Didanosine-loaded poly(epsilon-caprolactone) microparticles by a coaxial electrohydrodynamic atomization (CEHDA) technique†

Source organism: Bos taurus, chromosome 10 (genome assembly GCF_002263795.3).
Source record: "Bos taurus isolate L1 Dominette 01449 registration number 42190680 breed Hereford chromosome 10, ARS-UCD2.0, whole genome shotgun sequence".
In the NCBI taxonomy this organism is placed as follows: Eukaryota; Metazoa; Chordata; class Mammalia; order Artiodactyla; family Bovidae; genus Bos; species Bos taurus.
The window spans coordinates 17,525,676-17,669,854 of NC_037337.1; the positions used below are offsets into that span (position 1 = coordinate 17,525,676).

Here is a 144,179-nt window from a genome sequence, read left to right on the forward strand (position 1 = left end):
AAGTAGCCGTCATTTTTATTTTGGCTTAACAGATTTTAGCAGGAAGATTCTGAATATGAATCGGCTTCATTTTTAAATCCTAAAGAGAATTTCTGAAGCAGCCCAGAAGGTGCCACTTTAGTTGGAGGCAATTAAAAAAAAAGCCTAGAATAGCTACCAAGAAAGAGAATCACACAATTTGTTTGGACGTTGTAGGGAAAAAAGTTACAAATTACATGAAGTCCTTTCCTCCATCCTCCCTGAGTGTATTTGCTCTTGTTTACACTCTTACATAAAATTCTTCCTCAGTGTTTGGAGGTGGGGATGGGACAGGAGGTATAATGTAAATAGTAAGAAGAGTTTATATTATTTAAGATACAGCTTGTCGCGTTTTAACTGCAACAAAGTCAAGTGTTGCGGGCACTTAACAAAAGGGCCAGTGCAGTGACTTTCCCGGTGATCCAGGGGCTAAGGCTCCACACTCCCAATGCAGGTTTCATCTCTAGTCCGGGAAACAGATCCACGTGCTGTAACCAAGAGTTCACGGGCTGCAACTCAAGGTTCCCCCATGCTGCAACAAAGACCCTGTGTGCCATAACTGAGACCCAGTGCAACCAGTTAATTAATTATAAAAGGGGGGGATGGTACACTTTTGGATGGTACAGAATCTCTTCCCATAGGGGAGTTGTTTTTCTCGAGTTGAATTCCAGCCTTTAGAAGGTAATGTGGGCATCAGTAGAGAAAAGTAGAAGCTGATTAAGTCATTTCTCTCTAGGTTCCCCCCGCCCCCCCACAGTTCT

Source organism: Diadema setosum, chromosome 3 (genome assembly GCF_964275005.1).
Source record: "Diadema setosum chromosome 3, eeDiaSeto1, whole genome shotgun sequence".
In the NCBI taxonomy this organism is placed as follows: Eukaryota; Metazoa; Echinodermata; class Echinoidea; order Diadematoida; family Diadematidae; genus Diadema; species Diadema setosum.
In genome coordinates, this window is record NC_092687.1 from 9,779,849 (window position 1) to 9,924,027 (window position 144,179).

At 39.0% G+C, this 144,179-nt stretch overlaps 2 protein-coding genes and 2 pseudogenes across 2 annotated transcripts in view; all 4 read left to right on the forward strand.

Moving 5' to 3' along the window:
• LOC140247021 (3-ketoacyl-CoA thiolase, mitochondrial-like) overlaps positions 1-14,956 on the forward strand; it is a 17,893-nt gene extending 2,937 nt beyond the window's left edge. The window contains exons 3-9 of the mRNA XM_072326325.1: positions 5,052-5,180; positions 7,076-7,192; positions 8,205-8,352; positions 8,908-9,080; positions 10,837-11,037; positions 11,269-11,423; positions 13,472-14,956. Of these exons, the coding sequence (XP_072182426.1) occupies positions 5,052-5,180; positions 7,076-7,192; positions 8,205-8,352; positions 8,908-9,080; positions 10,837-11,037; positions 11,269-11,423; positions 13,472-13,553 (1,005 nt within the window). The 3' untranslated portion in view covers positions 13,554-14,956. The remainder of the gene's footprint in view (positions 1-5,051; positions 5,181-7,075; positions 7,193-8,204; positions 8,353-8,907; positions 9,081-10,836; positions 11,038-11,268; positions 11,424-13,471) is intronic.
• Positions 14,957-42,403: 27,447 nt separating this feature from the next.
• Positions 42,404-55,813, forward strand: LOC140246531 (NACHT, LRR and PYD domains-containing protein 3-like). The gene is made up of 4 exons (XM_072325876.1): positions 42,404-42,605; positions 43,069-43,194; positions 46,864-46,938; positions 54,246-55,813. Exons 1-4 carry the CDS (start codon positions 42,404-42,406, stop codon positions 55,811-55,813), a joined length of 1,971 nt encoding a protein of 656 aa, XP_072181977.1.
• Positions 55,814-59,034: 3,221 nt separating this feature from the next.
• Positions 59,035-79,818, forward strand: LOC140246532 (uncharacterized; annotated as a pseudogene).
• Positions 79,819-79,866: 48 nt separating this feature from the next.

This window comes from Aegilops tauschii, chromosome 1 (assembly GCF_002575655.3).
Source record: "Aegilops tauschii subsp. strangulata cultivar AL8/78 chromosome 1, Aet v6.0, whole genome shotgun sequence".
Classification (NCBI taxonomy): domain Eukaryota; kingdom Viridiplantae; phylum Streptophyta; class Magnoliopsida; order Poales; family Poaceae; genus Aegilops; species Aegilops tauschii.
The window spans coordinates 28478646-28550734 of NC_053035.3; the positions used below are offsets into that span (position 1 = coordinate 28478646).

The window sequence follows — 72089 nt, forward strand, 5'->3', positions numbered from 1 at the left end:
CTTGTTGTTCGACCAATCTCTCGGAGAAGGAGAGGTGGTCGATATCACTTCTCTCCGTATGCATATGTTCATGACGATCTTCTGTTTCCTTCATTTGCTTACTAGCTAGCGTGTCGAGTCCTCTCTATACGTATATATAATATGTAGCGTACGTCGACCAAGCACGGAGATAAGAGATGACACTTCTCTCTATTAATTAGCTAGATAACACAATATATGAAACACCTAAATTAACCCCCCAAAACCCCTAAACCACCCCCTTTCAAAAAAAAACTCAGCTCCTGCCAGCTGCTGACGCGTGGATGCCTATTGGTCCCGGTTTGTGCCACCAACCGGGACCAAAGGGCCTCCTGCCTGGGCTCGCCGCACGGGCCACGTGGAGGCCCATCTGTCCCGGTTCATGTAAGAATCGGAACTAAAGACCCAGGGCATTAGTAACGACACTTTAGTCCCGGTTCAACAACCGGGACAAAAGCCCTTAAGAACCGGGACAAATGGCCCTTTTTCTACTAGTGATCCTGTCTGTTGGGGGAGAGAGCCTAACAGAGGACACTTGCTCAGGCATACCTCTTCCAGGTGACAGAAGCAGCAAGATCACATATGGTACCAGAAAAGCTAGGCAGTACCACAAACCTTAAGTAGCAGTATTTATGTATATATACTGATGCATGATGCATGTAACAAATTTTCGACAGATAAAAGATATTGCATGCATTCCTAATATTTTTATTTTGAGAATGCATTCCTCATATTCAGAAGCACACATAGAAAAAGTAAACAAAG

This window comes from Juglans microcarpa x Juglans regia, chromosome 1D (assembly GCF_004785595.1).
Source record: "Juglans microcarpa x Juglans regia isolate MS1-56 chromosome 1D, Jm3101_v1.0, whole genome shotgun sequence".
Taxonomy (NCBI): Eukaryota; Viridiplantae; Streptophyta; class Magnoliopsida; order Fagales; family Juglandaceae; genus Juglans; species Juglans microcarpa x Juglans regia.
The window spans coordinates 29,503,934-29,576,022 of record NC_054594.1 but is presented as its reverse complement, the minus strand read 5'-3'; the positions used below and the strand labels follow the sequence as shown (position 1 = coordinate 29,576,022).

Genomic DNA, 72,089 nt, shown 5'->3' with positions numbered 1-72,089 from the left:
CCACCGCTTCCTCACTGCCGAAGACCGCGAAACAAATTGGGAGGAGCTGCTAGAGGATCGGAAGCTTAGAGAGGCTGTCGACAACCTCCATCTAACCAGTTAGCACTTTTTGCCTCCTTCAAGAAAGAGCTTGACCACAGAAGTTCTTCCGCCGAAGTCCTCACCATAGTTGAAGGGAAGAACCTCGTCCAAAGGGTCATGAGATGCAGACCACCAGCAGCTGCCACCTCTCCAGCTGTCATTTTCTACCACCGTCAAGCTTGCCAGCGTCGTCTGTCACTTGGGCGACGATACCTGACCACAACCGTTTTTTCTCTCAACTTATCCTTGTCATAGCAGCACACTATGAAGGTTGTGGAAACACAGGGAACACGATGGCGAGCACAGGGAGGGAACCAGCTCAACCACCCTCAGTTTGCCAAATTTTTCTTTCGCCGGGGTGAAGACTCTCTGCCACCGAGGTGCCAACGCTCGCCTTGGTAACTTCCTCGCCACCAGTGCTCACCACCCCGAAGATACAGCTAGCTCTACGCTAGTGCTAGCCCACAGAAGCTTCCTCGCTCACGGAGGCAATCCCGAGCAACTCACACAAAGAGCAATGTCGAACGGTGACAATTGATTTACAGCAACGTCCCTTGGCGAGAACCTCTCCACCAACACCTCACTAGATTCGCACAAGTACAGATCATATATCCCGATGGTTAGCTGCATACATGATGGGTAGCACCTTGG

The goal of this study was to investigate the electrohydrodynamic atomization (EHDA) technology to encapsulate the water-soluble antiretroviral didanosine (ddI) within poly(epsilon-caprolactone) (PCL) particles and stabilize it in the gastric medium where it undergoes fast degradation. A preliminary study employing a one-needle setup enabled the adjustment of the critical process parameters. Then, a configuration of two concentric needles named coaxial electrohydrodynamic atomization (CEHDA) led to the formation of ddI-loaded PCL microcapsules. Scanning electron microscopy analysis showed that the microparticles were spherical and with narrow size distribution. Attenuated total reflectance/Fourier transform infrared spectroscopy confirmed that most of the drug was efficiently encapsulated within the particles, whereas differential scanning calorimetry and X-ray powder diffraction revealed that the drug was preserved mainly in crystalline form. The loading capacity was relatively high (approximately 12% w/w), and the encapsulation efficiency was approximately 100%. In vitro release assays (PBS pH = 7.4) indicated that ddI was released almost completely within 2 h. Moreover, the delayed release was expected to isolate ddI from the biological fluids during the gastric transit. Finally, pharmacokinetics studies in rats showed that ddI-loaded particles lead to a statistically significant increase of the oral bioavailability of almost 4 times and a 2-fold prolongation of the half-life with respect to a ddI aqueous solution, supporting the use of CEHDA as a promising reproducible, scalable and cost-viable technology to encapsulate water-soluble drugs within polymeric particles.